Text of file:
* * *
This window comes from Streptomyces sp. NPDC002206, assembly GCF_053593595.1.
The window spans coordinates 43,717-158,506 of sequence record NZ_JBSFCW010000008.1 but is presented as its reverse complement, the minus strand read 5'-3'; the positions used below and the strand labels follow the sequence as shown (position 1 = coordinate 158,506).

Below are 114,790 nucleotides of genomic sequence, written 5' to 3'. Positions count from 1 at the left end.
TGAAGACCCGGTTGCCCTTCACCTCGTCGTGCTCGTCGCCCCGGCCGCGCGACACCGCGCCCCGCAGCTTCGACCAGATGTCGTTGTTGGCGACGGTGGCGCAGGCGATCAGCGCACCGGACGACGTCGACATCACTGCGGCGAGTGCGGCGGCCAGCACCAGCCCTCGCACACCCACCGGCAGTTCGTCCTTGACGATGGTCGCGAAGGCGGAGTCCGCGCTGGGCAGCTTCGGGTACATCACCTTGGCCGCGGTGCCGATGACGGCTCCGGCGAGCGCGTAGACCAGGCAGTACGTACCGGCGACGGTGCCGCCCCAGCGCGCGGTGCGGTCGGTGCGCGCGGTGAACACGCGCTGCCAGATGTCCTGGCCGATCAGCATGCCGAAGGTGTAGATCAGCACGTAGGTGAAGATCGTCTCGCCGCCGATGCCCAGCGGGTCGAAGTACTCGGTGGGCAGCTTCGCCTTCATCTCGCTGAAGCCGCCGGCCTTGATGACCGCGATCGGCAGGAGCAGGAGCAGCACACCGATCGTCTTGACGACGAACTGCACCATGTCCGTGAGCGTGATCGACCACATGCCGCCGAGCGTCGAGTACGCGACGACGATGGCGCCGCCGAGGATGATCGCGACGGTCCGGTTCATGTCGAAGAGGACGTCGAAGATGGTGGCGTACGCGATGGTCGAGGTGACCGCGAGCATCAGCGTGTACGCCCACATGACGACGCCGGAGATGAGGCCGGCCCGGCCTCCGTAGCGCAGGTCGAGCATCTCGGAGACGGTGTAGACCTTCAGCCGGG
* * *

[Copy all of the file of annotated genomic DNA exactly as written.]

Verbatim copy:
This window comes from Streptomyces sp. NPDC002206, assembly GCF_053593595.1.
The window spans coordinates 43,717-158,506 of sequence record NZ_JBSFCW010000008.1 but is presented as its reverse complement, the minus strand read 5'-3'; the positions used below and the strand labels follow the sequence as shown (position 1 = coordinate 158,506).

Below are 114,790 nucleotides of genomic sequence, written 5' to 3'. Positions count from 1 at the left end.
TGAAGACCCGGTTGCCCTTCACCTCGTCGTGCTCGTCGCCCCGGCCGCGCGACACCGCGCCCCGCAGCTTCGACCAGATGTCGTTGTTGGCGACGGTGGCGCAGGCGATCAGCGCACCGGACGACGTCGACATCACTGCGGCGAGTGCGGCGGCCAGCACCAGCCCTCGCACACCCACCGGCAGTTCGTCCTTGACGATGGTCGCGAAGGCGGAGTCCGCGCTGGGCAGCTTCGGGTACATCACCTTGGCCGCGGTGCCGATGACGGCTCCGGCGAGCGCGTAGACCAGGCAGTACGTACCGGCGACGGTGCCGCCCCAGCGCGCGGTGCGGTCGGTGCGCGCGGTGAACACGCGCTGCCAGATGTCCTGGCCGATCAGCATGCCGAAGGTGTAGATCAGCACGTAGGTGAAGATCGTCTCGCCGCCGATGCCCAGCGGGTCGAAGTACTCGGTGGGCAGCTTCGCCTTCATCTCGCTGAAGCCGCCGGCCTTGATGACCGCGATCGGCAGGAGCAGGAGCAGCACACCGATCGTCTTGACGACGAACTGCACCATGTCCGTGAGCGTGATCGACCACATGCCGCCGAGCGTCGAGTACGCGACGACGATGGCGCCGCCGAGGATGATCGCGACGGTCCGGTTCATGTCGAAGAGGACGTCGAAGATGGTGGCGTACGCGATGGTCGAGGTGACCGCGAGCATCAGCGTGTACGCCCACATGACGACGCCGGAGATGAGGCCGGCCCGGCCTCCGTAGCGCAGGTCGAGCATCTCGGAGACGGTGTAGACCTTCAGCCGGG